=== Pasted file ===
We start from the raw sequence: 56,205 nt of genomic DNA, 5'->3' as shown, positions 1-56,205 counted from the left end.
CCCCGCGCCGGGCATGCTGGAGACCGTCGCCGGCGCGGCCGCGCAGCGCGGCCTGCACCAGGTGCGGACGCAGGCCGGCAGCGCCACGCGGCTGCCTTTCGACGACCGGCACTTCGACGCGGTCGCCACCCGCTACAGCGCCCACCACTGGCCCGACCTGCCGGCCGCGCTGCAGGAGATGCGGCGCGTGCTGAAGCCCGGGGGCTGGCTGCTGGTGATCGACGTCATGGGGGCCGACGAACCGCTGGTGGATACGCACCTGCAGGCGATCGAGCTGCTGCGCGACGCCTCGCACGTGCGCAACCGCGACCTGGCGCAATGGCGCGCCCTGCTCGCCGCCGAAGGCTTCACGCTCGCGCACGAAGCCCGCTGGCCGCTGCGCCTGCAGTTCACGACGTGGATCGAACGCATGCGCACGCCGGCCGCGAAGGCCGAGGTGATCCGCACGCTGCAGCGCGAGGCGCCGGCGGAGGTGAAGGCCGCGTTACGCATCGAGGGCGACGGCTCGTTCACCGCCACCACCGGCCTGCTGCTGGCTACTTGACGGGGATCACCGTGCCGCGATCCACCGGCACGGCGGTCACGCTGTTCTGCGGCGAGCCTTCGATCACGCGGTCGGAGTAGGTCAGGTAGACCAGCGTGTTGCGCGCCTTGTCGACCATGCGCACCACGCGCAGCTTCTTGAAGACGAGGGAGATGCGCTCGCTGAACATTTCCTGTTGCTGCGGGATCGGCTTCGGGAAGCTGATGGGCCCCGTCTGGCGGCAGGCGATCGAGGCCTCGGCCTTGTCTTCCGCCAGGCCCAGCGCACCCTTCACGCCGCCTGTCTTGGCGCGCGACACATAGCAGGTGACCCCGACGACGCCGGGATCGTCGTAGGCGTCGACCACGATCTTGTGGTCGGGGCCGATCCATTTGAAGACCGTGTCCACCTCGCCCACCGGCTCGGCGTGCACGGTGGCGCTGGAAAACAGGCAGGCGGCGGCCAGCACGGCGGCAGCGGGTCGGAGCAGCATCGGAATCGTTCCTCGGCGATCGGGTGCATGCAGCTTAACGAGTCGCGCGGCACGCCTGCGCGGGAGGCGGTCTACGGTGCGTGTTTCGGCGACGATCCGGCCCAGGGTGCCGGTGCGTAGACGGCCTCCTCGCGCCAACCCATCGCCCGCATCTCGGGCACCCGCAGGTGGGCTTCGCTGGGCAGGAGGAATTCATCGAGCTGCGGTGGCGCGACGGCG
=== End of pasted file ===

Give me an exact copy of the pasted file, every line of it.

We start from the raw sequence: 56,205 nt of genomic DNA, 5'->3' as shown, positions 1-56,205 counted from the left end.
CCCCGCGCCGGGCATGCTGGAGACCGTCGCCGGCGCGGCCGCGCAGCGCGGCCTGCACCAGGTGCGGACGCAGGCCGGCAGCGCCACGCGGCTGCCTTTCGACGACCGGCACTTCGACGCGGTCGCCACCCGCTACAGCGCCCACCACTGGCCCGACCTGCCGGCCGCGCTGCAGGAGATGCGGCGCGTGCTGAAGCCCGGGGGCTGGCTGCTGGTGATCGACGTCATGGGGGCCGACGAACCGCTGGTGGATACGCACCTGCAGGCGATCGAGCTGCTGCGCGACGCCTCGCACGTGCGCAACCGCGACCTGGCGCAATGGCGCGCCCTGCTCGCCGCCGAAGGCTTCACGCTCGCGCACGAAGCCCGCTGGCCGCTGCGCCTGCAGTTCACGACGTGGATCGAACGCATGCGCACGCCGGCCGCGAAGGCCGAGGTGATCCGCACGCTGCAGCGCGAGGCGCCGGCGGAGGTGAAGGCCGCGTTACGCATCGAGGGCGACGGCTCGTTCACCGCCACCACCGGCCTGCTGCTGGCTACTTGACGGGGATCACCGTGCCGCGATCCACCGGCACGGCGGTCACGCTGTTCTGCGGCGAGCCTTCGATCACGCGGTCGGAGTAGGTCAGGTAGACCAGCGTGTTGCGCGCCTTGTCGACCATGCGCACCACGCGCAGCTTCTTGAAGACGAGGGAGATGCGCTCGCTGAACATTTCCTGTTGCTGCGGGATCGGCTTCGGGAAGCTGATGGGCCCCGTCTGGCGGCAGGCGATCGAGGCCTCGGCCTTGTCTTCCGCCAGGCCCAGCGCACCCTTCACGCCGCCTGTCTTGGCGCGCGACACATAGCAGGTGACCCCGACGACGCCGGGATCGTCGTAGGCGTCGACCACGATCTTGTGGTCGGGGCCGATCCATTTGAAGACCGTGTCCACCTCGCCCACCGGCTCGGCGTGCACGGTGGCGCTGGAAAACAGGCAGGCGGCGGCCAGCACGGCGGCAGCGGGTCGGAGCAGCATCGGAATCGTTCCTCGGCGATCGGGTGCATGCAGCTTAACGAGTCGCGCGGCACGCCTGCGCGGGAGGCGGTCTACGGTGCGTGTTTCGGCGACGATCCGGCCCAGGGTGCCGGTGCGTAGACGGCCTCCTCGCGCCAACCCATCGCCCGCATCTCGGGCACCCGCAGGTGGGCTTCGCTGGGCAGGAGGAATTCATCGAGCTGCGGTGGCGCGACGGCG